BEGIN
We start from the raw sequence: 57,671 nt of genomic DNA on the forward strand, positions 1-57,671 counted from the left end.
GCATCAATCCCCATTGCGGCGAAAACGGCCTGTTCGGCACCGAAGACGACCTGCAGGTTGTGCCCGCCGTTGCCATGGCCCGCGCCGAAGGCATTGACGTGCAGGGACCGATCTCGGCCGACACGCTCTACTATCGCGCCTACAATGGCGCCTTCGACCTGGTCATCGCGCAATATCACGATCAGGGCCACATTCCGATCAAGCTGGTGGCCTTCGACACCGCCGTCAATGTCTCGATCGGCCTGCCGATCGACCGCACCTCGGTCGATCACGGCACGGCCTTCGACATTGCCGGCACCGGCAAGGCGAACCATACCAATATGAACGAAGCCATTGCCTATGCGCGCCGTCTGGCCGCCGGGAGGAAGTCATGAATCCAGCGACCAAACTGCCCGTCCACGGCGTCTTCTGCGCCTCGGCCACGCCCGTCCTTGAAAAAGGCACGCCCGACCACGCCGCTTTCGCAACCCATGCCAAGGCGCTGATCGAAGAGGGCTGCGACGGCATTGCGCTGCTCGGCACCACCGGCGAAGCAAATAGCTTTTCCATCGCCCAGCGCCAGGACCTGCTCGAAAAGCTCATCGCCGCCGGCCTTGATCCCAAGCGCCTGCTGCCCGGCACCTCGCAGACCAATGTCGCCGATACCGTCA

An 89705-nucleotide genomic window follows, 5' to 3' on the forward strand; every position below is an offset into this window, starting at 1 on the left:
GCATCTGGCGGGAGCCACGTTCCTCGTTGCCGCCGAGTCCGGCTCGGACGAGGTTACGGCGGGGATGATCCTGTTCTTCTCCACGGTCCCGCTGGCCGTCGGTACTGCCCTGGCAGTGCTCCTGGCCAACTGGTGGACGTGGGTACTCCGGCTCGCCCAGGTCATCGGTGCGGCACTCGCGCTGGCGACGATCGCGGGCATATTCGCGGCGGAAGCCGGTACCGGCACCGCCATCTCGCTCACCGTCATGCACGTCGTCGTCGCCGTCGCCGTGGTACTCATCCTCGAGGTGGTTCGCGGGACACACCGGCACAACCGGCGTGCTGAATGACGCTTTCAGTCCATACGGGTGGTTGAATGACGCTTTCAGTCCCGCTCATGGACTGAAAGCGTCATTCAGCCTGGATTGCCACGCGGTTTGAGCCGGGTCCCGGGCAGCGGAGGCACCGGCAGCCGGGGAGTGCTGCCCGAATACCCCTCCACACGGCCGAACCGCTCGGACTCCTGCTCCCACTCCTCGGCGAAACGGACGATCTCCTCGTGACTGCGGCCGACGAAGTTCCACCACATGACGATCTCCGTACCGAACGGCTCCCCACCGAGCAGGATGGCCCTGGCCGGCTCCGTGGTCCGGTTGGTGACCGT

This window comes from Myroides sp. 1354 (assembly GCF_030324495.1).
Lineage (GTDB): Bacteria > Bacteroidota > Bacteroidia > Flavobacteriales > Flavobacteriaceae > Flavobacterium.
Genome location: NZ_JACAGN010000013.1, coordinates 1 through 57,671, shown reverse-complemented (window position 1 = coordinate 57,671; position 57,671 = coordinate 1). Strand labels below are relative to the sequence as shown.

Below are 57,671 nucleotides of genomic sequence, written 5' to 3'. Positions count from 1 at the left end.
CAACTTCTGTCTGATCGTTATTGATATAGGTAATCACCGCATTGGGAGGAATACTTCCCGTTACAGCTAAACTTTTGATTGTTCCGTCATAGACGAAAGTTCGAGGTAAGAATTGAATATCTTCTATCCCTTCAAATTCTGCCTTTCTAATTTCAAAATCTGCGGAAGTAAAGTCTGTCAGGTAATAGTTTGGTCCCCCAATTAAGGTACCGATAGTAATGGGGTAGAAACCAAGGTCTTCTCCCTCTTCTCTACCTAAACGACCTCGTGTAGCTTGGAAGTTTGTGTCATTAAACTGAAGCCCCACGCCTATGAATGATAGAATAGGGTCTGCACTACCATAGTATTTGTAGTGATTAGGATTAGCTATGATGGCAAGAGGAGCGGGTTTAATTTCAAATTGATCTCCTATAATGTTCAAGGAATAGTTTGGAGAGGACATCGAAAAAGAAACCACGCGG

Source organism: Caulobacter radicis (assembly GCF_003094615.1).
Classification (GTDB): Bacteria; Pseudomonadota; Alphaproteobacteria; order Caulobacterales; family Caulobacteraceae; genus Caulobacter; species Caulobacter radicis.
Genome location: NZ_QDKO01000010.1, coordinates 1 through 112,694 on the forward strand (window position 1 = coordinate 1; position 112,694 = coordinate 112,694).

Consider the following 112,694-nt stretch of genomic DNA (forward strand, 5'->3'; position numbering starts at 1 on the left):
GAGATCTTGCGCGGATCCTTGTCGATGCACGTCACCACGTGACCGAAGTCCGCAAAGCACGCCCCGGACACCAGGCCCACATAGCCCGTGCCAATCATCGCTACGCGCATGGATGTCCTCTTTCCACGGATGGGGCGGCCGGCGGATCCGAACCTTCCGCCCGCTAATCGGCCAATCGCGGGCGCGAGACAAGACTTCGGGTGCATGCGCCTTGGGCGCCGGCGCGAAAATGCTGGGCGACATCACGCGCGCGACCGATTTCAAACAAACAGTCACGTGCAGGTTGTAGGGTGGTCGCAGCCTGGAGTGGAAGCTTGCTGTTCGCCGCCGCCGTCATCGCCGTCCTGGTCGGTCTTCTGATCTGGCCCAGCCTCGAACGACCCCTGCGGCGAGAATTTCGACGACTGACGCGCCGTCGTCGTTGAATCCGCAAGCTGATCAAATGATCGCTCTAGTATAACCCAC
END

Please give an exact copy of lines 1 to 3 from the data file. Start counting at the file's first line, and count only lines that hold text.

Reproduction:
We start from the raw sequence: 57,671 nt of genomic DNA on the forward strand, positions 1-57,671 counted from the left end.
GCATCAATCCCCATTGCGGCGAAAACGGCCTGTTCGGCACCGAAGACGACCTGCAGGTTGTGCCCGCCGTTGCCATGGCCCGCGCCGAAGGCATTGACGTGCAGGGACCGATCTCGGCCGACACGCTCTACTATCGCGCCTACAATGGCGCCTTCGACCTGGTCATCGCGCAATATCACGATCAGGGCCACATTCCGATCAAGCTGGTGGCCTTCGACACCGCCGTCAATGTCTCGATCGGCCTGCCGATCGACCGCACCTCGGTCGATCACGGCACGGCCTTCGACATTGCCGGCACCGGCAAGGCGAACCATACCAATATGAACGAAGCCATTGCCTATGCGCGCCGTCTGGCCGCCGGGAGGAAGTCATGAATCCAGCGACCAAACTGCCCGTCCACGGCGTCTTCTGCGCCTCGGCCACGCCCGTCCTTGAAAAAGGCACGCCCGACCACGCCGCTTTCGCAACCCATGCCAAGGCGCTGATCGAAGAGGGCTGCGACGGCATTGCGCTGCTCGGCACCACCGGCGAAGCAAATAGCTTTTCCATCGCCCAGCGCCAGGACCTGCTCGAAAAGCTCATCGCCGCCGGCCTTGATCCCAAGCGCCTGCTGCCCGGCACCTCGCAGACCAATGTCGCCGATACCGTCA

An 89705-nucleotide genomic window follows, 5' to 3' on the forward strand; every position below is an offset into this window, starting at 1 on the left: